Casting the wolf, 1878 signed in Cyrillic and dated '1878' (lower left) oil on canvas 87 x 152cm (34 1/4 x 59 13/16in).
PROVENANCE: Archival material states that the offered lot was in the present European corporate collection by 1934
Nikolai Egorovich Sverchkov (1817-1898) was a famous painter of animals and people whose skill superseded his lack of formal artistic education. Interested in drawing from childhood, he received the title of free artist for his first work in 1839. In 1852, Sverchkov was ranked as an academician and in 1855 as a professor. His father worked for the palace stables where a young Sverchkov trained himself in the depiction of horses. He created a unique 'portrait' gallery of horses of different breeds and colours, perfectly representing their movements and habits. Gradually his works became famous throughout Europe; his paintings were acknowledged at the World Exhibition in Paris in 1863 and the French government awarded him the Legion of Honour. Sverchkov often worked on historical scenes as well as equestrian portraits of the Emperor (the portrait of Alexander II) commissioned by the Imperial court.
Sverchkov repeatedly depicted hunting scenes, which always attracted public admiration. Not only was he able to portray animals with accomplishment but he also captured the intense atmosphere of a hunting scene. Wolf hunting has always been the subject of Sverchkov's sketches and paintings and he was familiar with the ways of the hunter as well as the anatomy of horses and dogs.
In 1873, Sverchkov's Casting the wolf, which is now a part of the Museum of Fine Arts in the Republic of Karelia, Petrozavodsk, was shown at the Fine Arts Exhibition. With dimensions of 124 x 174 cm. and dated 1873, it is larger than the offered lot, with some differences in composition.
Casting the wolf, 1878, is slightly smaller than the painting in Patrozavodsk and the main characters and the grouping of the animals are somewhat different, but the depiction of the casting of the wolf (tying its muzzle with string while it is still alive) is similar, and with great skill captures this energetic scene.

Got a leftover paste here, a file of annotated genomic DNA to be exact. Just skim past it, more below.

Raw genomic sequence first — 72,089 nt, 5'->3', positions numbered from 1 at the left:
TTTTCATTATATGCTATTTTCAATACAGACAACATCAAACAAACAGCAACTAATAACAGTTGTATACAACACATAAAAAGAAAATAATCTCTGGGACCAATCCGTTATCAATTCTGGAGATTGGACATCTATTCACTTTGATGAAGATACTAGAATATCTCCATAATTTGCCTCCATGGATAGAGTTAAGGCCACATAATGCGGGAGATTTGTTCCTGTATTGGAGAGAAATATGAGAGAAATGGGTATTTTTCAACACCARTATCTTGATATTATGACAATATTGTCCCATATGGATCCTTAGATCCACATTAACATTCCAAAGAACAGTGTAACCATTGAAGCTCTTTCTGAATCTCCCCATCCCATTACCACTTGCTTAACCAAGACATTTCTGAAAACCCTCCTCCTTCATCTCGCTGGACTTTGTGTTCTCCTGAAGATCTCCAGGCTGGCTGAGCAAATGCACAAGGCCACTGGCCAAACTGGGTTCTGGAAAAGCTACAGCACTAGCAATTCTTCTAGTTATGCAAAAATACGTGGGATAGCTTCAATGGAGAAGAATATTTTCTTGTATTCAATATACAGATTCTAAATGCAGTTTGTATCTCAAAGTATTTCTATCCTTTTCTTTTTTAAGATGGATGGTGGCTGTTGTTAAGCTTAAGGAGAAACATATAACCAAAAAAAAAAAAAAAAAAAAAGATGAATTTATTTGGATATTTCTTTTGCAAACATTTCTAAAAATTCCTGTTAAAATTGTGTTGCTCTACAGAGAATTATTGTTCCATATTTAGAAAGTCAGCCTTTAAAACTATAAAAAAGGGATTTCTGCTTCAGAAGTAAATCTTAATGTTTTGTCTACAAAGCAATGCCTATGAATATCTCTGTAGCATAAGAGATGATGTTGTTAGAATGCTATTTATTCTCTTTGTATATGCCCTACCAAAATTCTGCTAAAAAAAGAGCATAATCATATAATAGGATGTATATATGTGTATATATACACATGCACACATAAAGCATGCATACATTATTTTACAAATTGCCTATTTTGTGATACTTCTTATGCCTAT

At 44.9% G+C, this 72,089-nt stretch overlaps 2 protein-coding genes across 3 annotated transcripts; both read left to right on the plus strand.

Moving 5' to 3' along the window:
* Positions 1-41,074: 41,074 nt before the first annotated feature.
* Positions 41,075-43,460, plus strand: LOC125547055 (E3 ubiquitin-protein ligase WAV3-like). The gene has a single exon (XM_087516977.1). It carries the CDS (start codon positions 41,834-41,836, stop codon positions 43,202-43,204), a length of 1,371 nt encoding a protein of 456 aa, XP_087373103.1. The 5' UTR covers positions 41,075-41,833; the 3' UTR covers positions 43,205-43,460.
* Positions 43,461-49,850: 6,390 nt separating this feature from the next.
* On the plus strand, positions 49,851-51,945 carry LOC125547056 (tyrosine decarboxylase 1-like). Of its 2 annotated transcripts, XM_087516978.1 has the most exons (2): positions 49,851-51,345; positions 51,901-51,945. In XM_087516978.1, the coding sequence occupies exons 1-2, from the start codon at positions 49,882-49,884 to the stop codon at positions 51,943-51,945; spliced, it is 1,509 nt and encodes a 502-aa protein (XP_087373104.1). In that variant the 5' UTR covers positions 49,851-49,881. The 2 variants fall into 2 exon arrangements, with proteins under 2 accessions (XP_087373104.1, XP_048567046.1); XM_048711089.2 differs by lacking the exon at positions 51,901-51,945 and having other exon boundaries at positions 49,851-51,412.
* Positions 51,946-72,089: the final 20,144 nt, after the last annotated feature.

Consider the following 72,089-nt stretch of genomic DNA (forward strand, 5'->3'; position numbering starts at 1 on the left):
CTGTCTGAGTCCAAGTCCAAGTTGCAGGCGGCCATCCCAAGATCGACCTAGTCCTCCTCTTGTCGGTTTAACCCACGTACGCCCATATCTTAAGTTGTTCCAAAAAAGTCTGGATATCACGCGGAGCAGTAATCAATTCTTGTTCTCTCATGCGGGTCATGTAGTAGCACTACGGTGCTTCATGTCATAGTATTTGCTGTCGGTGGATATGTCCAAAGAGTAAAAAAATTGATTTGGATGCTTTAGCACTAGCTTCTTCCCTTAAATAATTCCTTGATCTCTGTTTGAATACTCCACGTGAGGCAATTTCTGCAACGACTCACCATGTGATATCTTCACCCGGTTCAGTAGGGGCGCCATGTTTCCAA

The offered lot shows a hunter pinning the wolf to the ground, sitting on its back and holding it in a firm grip, while the other hunter approaches with a bind in his hands. Sverchkov depicts the scene so vividly that one can almost hear the bark of the dogs ready to attack the fallen wolf and the neighing of the frightened horses. The animals are portrayed with an ease which betrays a thorough knowledge of their nature.
Sverchkov made numerous sketches, drawings and studies which he used in his compositions. It is known that artist's studio in Tsarskoe Selo near St. Petersburg resembled a zoological museum; it was filled with stuffed animals and birds which helped the artist in his studies of the animal world. Sverchkov was also a master of the composition: he shows the expressive poses of the hunters, the autumnal landscape with its withered grass, yellowed bushes, and the dynamic sky with swirling clouds heavy with rain. Scenes from Turgenev's Sketches from a Hunter's Album come to life in this painting. Perhaps Sverchkov was a keen hunter himself, so convincingly does he convey the joy of hunting to the viewer.
We are grateful to Yelena Nesterova for her assistance in cataloguing this lot.